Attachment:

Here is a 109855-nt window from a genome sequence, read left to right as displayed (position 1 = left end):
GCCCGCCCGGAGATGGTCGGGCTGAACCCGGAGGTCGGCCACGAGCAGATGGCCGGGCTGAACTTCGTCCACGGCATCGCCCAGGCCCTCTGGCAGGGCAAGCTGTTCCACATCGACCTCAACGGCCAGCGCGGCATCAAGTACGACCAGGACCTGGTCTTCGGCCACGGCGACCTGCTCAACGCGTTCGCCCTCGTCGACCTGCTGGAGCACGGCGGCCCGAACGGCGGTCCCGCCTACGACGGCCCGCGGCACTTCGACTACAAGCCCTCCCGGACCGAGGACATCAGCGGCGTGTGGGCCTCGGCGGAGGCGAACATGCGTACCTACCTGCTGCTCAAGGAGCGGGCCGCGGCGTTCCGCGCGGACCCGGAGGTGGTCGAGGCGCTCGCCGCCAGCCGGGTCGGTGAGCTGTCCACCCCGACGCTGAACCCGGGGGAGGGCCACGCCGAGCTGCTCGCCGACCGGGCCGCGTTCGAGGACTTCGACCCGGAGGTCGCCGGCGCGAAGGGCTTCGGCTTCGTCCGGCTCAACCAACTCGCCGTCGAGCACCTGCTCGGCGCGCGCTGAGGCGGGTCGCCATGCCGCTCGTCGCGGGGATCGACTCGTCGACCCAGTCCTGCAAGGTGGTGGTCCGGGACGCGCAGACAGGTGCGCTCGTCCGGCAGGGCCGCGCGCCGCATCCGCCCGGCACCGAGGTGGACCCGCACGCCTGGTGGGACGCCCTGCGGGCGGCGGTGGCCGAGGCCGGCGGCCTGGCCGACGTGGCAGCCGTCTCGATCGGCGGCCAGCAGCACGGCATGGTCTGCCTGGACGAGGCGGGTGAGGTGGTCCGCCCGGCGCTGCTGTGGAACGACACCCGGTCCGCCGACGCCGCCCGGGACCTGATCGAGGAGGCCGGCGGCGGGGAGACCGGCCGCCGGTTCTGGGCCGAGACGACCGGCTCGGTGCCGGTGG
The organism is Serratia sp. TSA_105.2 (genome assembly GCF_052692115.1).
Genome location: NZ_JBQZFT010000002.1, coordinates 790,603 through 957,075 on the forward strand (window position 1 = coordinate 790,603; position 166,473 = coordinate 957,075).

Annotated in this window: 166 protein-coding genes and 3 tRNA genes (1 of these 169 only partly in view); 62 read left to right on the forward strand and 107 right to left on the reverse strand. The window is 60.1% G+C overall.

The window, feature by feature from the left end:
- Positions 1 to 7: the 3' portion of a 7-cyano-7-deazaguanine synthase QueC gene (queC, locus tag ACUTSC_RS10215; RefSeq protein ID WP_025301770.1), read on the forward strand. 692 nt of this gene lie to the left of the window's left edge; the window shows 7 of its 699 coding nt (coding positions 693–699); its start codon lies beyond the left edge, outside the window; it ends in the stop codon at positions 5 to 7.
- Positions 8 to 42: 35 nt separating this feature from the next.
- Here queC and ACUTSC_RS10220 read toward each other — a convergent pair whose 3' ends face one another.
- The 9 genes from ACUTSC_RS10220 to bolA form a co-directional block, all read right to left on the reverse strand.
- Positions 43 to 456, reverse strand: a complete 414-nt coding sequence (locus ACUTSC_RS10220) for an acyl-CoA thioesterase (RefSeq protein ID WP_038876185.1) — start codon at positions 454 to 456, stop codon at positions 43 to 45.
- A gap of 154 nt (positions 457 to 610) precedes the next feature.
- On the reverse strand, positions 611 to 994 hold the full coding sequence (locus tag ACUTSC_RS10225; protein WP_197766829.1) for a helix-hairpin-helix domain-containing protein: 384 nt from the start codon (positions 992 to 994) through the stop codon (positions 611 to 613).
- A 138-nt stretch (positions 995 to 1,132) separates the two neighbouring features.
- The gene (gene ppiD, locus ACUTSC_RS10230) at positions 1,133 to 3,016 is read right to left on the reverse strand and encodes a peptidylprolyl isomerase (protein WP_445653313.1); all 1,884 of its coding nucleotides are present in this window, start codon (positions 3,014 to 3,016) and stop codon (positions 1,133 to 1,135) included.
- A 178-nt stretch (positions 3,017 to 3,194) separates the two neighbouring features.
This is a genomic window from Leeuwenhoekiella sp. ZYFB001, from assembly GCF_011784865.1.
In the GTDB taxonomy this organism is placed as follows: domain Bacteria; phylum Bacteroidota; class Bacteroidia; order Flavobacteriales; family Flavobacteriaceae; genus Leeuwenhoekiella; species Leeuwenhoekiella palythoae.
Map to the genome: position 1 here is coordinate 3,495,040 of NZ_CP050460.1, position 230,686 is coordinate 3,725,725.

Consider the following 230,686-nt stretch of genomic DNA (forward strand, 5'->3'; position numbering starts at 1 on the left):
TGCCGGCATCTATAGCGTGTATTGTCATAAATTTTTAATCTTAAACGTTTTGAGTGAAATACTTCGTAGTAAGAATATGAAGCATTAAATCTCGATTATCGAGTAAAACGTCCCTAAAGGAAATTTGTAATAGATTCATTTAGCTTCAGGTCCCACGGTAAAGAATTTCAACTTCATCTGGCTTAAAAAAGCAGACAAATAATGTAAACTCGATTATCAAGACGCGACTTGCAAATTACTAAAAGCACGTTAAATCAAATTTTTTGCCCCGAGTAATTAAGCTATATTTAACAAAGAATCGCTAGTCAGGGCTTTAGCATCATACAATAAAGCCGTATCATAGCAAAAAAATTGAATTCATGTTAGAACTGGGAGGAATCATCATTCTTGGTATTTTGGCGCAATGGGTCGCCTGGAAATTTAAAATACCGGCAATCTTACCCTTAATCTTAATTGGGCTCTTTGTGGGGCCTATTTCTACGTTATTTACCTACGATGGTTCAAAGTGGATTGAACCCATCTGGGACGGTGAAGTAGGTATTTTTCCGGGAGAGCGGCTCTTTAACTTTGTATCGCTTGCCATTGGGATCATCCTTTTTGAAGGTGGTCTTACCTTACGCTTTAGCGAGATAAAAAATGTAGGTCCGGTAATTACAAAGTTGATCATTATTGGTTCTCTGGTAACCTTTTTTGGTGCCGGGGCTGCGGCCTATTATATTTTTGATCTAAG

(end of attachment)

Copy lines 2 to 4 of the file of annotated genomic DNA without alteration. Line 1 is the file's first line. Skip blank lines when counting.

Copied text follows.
GCCCGCCCGGAGATGGTCGGGCTGAACCCGGAGGTCGGCCACGAGCAGATGGCCGGGCTGAACTTCGTCCACGGCATCGCCCAGGCCCTCTGGCAGGGCAAGCTGTTCCACATCGACCTCAACGGCCAGCGCGGCATCAAGTACGACCAGGACCTGGTCTTCGGCCACGGCGACCTGCTCAACGCGTTCGCCCTCGTCGACCTGCTGGAGCACGGCGGCCCGAACGGCGGTCCCGCCTACGACGGCCCGCGGCACTTCGACTACAAGCCCTCCCGGACCGAGGACATCAGCGGCGTGTGGGCCTCGGCGGAGGCGAACATGCGTACCTACCTGCTGCTCAAGGAGCGGGCCGCGGCGTTCCGCGCGGACCCGGAGGTGGTCGAGGCGCTCGCCGCCAGCCGGGTCGGTGAGCTGTCCACCCCGACGCTGAACCCGGGGGAGGGCCACGCCGAGCTGCTCGCCGACCGGGCCGCGTTCGAGGACTTCGACCCGGAGGTCGCCGGCGCGAAGGGCTTCGGCTTCGTCCGGCTCAACCAACTCGCCGTCGAGCACCTGCTCGGCGCGCGCTGAGGCGGGTCGCCATGCCGCTCGTCGCGGGGATCGACTCGTCGACCCAGTCCTGCAAGGTGGTGGTCCGGGACGCGCAGACAGGTGCGCTCGTCCGGCAGGGCCGCGCGCCGCATCCGCCCGGCACCGAGGTGGACCCGCACGCCTGGTGGGACGCCCTGCGGGCGGCGGTGGCCGAGGCCGGCGGCCTGGCCGACGTGGCAGCCGTCTCGATCGGCGGCCAGCAGCACGGCATGGTCTGCCTGGACGAGGCGGGTGAGGTGGTCCGCCCGGCGCTGCTGTGGAACGACACCCGGTCCGCCGACGCCGCCCGGGACCTGATCGAGGAGGCCGGCGGCGGGGAGACCGGCCGCCGGTTCTGGGCCGAGACGACCGGCTCGGTGCCGGTGG
The organism is Serratia sp. TSA_105.2 (genome assembly GCF_052692115.1).
Genome location: NZ_JBQZFT010000002.1, coordinates 790,603 through 957,075 on the forward strand (window position 1 = coordinate 790,603; position 166,473 = coordinate 957,075).